For a long-term, completely reversible, almost 100% perfect form of contraception, you can’t do better than the IUD. IUD is the acronym for an Intrauterine Device. There are currently two types of IUDs that are available in the US. One is hormonal, the other is copper wrapped.
The copper wrapped IUD that is available in the US is called the Paragard. I personally have one. The Paragard is shaped like the letter T, and has copper wire wrapped around the plastic device. The Mirena is similar to the Paragard, but instead of using copper, it releases a form of the hormone progestin, just like a birth control pill.
How does it work?
- The arms of the T shape hold the device in place in your uterus.
- For the Paragard, the copper on the IUD is toxic to sperm, and will cause your body to create an environment that will kill the sperm before it can fertilize an egg. It also irritates the lining of the uterus, and will lessen the likelihood of a fertilized egg to be able to implant in the uterus.
- For the Mirena, just like with the birth control pill and other hormonal contraception, the hormones thicken the mucus in a woman’s cervix to impede sperm from travelling into the uterus. It also thins the lining of the uterus to make it an inhospitable place for a fertilized egg to implant.
How is it used?
- A Gynecologist who has been trained in insertion will bend the arms of the IUD, and place it in a small hollow rod.
- This rod is inserted into the uterus through the cervix, and the IUD is pushed inside the uterus. I was told in a class that it is preferable to do the insertion on the third day of a woman’s period, as her cervix will already be slightly dialated, and it will be more comfortable. Mine was inserted two weeks after my period, and because my cervix wasn’t dialated at all, it was painful.
- The arms of the T will then spring into place, and the Gynecologist will cut the remaining plastic string to a more comfortable length.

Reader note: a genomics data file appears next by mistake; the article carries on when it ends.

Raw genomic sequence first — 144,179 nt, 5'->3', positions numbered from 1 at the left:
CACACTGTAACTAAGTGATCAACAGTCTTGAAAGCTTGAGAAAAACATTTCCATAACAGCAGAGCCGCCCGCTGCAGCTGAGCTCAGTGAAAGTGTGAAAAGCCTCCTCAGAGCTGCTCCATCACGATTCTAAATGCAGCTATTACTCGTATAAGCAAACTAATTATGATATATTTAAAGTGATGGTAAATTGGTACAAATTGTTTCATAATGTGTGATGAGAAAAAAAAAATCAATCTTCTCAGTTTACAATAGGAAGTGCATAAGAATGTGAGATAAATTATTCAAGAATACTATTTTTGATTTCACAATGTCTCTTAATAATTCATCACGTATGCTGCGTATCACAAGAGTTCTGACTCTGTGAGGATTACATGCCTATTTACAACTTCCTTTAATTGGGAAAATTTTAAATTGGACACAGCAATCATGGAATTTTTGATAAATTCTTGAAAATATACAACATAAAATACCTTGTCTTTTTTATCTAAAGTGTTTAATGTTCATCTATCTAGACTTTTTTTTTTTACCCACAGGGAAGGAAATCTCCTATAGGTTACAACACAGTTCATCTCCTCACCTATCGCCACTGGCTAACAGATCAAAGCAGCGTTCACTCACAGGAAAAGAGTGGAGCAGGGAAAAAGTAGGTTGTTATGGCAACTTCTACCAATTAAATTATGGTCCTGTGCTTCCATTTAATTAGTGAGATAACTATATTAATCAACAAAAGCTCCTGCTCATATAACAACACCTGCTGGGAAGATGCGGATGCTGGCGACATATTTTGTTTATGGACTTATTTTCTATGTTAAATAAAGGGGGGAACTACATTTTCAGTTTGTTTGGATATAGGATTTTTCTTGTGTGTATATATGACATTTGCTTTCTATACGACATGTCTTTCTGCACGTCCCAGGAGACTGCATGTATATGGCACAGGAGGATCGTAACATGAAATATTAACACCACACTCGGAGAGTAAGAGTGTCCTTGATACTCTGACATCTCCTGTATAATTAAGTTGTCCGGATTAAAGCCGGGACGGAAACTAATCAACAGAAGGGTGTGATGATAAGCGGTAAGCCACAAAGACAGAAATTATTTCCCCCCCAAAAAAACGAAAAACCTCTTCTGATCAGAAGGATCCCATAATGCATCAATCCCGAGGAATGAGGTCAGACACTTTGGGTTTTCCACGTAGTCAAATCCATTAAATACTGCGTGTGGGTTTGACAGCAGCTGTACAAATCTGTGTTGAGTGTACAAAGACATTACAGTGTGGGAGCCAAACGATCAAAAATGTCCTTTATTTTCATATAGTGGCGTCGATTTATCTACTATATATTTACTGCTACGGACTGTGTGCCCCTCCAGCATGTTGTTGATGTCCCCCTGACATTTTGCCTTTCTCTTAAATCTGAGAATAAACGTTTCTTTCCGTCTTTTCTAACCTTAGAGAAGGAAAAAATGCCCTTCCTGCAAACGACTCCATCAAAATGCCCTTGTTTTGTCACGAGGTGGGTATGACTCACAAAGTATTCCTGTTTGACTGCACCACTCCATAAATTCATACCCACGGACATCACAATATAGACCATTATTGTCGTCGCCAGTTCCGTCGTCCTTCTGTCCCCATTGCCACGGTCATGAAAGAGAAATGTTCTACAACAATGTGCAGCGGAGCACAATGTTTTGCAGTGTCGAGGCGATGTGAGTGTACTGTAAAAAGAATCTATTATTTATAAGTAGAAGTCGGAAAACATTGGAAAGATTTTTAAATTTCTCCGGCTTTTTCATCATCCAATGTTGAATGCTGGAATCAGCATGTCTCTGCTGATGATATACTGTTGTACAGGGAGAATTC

Are there any side effects I should be aware of?
- It is possible for the IUD to perforate the uterus during insertion. If this happens, the Gynecologist will remove the device.
- Many women experience heavier cramping or bleeding during the first few months of Paragard use as their body adjusts to having a foreign object in the uterus.
- Sometimes a woman’s body will reject the IUD, and it will be expelled during menstruation. This generally only occurs during the first few months after insertion.
What are the benefits of choosing an IUD?
- IUDs are the best option for long term reversible birth control. The chances of getting pregnant when you have an IUD are almost astronomical.
- IUDs are practically maintenance free. You don’t have to remember to take a pill every day, or change a patch every week, or keep buying condoms. The only maintenance you have to worry about is checking that the plastic string is still in place after each menstrual cycle.
- The Paragard is effective for at least ten years and the Mirena is effective for five.
- The cost is comparable to one year’s worth of birth control pills or patches.
Anything else I should know?
- Just like the birth control pill or other non-barrier methods of contraception, the IUD will not protect you against STIs. If you or your partner are non-monogamous, you should still use condoms during sex to lessen the chances of STI transmission.
- Many Gynecologists will refuse to insert an IUD if you have not previously had a child, due to the increased risk of expelling the IUD. If you reason with the doctor, and say that you will use another form of contraception during the first few months, they should give the okay.
- The Paragard is a good choice of contraception for women who are breastfeeding, as there are no hormones that will interfere with the production of breast milk.
- The Mirena is effective at treating women who experience heavy bleeding and cramping during menstruation. Many women will find that they no longer experience menstruation at all. It is also an effective treatment for endometriosis.
I have had my Paragard IUD for seven years now. Although insertion was painful, and I experienced cramping for longer than the usual time, I maintain that choosing to have an IUD inserted was the method of contraception for me. I don’t have to worry about an unintended pregnancy, and I am notoriously bad at remembering to take a pill or change a patch. I also experienced some bad side effects from hormonal birth control, and that is no longer an issue.
As with all of my posts about contraception, this is not intended to replace the advice of a trained medical professional. You should discuss contraception options with your Gynecologist before making a decision about what is best for your sexual health.